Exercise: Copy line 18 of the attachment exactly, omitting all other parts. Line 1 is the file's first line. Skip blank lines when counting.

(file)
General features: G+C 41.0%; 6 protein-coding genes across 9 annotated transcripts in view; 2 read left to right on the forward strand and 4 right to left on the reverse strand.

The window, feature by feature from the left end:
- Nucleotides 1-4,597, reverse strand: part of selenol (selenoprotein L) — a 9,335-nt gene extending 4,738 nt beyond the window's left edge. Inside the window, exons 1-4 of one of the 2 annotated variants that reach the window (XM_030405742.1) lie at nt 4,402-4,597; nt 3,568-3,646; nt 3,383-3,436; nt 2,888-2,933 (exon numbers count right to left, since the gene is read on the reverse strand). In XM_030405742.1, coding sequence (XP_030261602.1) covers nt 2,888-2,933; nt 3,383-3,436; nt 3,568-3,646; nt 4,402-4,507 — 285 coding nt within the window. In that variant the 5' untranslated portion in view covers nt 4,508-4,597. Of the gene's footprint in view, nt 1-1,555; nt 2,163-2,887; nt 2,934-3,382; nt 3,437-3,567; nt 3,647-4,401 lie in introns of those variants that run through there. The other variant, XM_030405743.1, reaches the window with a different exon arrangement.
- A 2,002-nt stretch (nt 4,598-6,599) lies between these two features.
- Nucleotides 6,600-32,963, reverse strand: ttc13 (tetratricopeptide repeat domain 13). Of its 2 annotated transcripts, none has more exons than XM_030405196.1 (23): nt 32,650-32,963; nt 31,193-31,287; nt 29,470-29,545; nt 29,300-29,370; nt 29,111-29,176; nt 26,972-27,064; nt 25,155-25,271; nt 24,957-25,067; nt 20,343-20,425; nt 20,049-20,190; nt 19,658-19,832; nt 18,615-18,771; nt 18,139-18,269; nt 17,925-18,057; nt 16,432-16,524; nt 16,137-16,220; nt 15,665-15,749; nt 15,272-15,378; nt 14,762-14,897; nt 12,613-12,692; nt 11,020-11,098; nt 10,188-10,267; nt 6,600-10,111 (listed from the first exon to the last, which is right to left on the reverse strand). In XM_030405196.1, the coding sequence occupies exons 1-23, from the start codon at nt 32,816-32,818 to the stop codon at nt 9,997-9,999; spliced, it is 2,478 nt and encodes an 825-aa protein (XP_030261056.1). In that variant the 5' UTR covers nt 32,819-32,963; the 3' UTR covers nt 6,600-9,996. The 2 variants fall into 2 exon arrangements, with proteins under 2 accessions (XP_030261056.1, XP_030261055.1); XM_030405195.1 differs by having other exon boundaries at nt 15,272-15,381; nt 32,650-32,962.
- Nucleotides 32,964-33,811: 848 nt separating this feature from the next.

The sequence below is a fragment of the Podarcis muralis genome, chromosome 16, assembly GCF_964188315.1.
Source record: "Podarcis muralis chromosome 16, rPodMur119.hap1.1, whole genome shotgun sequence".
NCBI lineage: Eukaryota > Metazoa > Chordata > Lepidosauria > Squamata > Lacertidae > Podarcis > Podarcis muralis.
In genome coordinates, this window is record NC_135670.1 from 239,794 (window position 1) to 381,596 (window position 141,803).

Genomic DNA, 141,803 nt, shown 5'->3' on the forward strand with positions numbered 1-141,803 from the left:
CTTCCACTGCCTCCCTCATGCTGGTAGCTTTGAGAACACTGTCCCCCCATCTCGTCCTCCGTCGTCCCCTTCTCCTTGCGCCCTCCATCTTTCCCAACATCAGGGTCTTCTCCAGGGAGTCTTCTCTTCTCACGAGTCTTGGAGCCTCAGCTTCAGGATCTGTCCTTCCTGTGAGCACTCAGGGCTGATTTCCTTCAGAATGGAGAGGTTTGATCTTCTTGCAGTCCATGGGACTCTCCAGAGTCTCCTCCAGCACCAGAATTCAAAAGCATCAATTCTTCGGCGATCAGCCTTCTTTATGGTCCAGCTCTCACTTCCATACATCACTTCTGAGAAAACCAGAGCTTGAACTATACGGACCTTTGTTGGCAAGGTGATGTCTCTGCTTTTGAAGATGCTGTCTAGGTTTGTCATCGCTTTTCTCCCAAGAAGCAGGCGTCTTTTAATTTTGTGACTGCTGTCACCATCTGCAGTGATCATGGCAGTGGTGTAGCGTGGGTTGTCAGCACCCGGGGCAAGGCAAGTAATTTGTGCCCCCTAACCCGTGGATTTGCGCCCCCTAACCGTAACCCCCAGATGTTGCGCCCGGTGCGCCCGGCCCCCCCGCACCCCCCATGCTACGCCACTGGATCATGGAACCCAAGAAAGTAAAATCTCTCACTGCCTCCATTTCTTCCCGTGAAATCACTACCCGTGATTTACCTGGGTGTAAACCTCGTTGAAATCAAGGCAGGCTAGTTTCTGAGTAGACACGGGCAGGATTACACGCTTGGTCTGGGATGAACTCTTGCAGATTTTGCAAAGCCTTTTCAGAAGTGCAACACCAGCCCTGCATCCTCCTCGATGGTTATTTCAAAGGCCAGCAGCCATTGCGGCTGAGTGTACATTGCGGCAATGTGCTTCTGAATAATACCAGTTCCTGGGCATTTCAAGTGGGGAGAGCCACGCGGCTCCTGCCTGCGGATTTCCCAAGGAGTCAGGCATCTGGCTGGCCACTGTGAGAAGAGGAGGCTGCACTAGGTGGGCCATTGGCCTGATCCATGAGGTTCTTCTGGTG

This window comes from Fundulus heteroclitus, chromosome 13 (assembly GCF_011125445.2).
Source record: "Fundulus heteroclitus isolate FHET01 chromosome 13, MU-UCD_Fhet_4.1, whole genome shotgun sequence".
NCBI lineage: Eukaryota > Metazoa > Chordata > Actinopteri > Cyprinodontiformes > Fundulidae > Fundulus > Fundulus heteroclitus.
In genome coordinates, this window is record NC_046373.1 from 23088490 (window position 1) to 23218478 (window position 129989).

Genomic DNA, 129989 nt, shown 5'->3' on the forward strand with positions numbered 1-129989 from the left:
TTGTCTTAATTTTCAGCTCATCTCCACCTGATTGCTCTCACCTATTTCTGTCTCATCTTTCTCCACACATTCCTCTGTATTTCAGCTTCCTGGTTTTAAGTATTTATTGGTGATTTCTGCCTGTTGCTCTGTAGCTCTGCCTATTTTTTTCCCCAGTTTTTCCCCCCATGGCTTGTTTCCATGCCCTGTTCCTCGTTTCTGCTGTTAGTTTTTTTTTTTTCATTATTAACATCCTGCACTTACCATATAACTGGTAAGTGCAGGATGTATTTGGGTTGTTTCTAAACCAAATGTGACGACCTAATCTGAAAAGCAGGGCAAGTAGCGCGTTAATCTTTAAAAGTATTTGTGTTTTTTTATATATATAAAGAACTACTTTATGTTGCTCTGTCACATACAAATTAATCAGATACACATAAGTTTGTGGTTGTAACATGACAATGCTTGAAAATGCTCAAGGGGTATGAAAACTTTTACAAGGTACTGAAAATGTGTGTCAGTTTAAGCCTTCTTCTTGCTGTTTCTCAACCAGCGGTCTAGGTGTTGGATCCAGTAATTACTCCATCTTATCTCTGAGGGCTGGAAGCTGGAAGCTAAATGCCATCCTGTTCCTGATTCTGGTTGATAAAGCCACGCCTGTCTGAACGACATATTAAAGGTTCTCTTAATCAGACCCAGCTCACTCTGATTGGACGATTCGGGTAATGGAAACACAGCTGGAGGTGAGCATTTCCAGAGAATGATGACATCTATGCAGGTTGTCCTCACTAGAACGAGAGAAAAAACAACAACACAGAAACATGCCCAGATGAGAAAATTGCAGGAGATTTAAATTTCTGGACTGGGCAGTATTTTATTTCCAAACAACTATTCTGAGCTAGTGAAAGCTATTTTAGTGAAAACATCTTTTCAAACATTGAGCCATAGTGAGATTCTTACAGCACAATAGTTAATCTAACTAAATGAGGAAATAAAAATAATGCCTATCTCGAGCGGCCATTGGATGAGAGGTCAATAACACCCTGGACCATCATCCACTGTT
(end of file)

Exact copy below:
TTGTCTTAATTTTCAGCTCATCTCCACCTGATTGCTCTCACCTATTTCTGTCTCATCTTTCTCCACACATTCCTCTGTATTTCAGCTTCCTGGTTTTAAGTATTTATTGGTGATTTCTGCCTGTTGCTCTGTAGCTCTGCCTATTTTTTTCCCCAGTTTTTCCCCCCATGGCTTGTTTCCATGCCCTGTTCCTCGTTTCTGCTGTTAGTTTTTTTTTTTTCATTATTAACATCCTGCACTTACCATATAACTGGTAAGTGCAGGATGTATTTGGGTTGTTTCTAAACCAAATGTGACGACCTAATCTGAAAAGCAGGGCAAGTAGCGCGTTAATCTTTAAAAGTATTTGTGTTTTTTTATATATATAAAGAACTACTTTATGTTGCTCTGTCACATACAAATTAATCAGATACACATAAGTTTGTGGTTGTAACATGACAATGCTTGAAAATGCTCAAGGGGTATGAAAACTTTTACAAGGTACTGAAAATGTGTGTCAGTTTAAGCCTTCTTCTTGCTGTTTCTCAACCAGCGGTCTAGGTGTTGGATCCAGTAATTACTCCATCTTATCTCTGAGGGCTGGAAGCTGGAAGCTAAATGCCATCCTGTTCCTGATTCTGGTTGATAAAGCCACGCCTGTCTGAACGACATATTAAAGGTTCTCTTAATCAGACCCAGCTCACTCTGATTGGACGATTCGGGTAATGGAAACACAGCTGGAGGTGAGCATTTCCAGAGAATGATGACATCTATGCAGGTTGTCCTCACTAGAACGAGAGAAAAAACAACAACACAGAAACATGCCCAGATGAGAAAATTGCAGGAGATTTAAATTTCTGGACTGGGCAGTATTTTATTTCCAAACAACTATTCTGAGCTAGTGAAAGCTATTTTAGTGAAAACATCTTTTCAAACATTGAGCCATAGTGAGATTCTTACAGCACAATAGTTAATCTAACTAAATGAGGAAATAAAAATAATGCCTATCTCGAGCGGCCATTGGATGAGAGGTCAATAACACCCTGGACCATCATCCACTGTT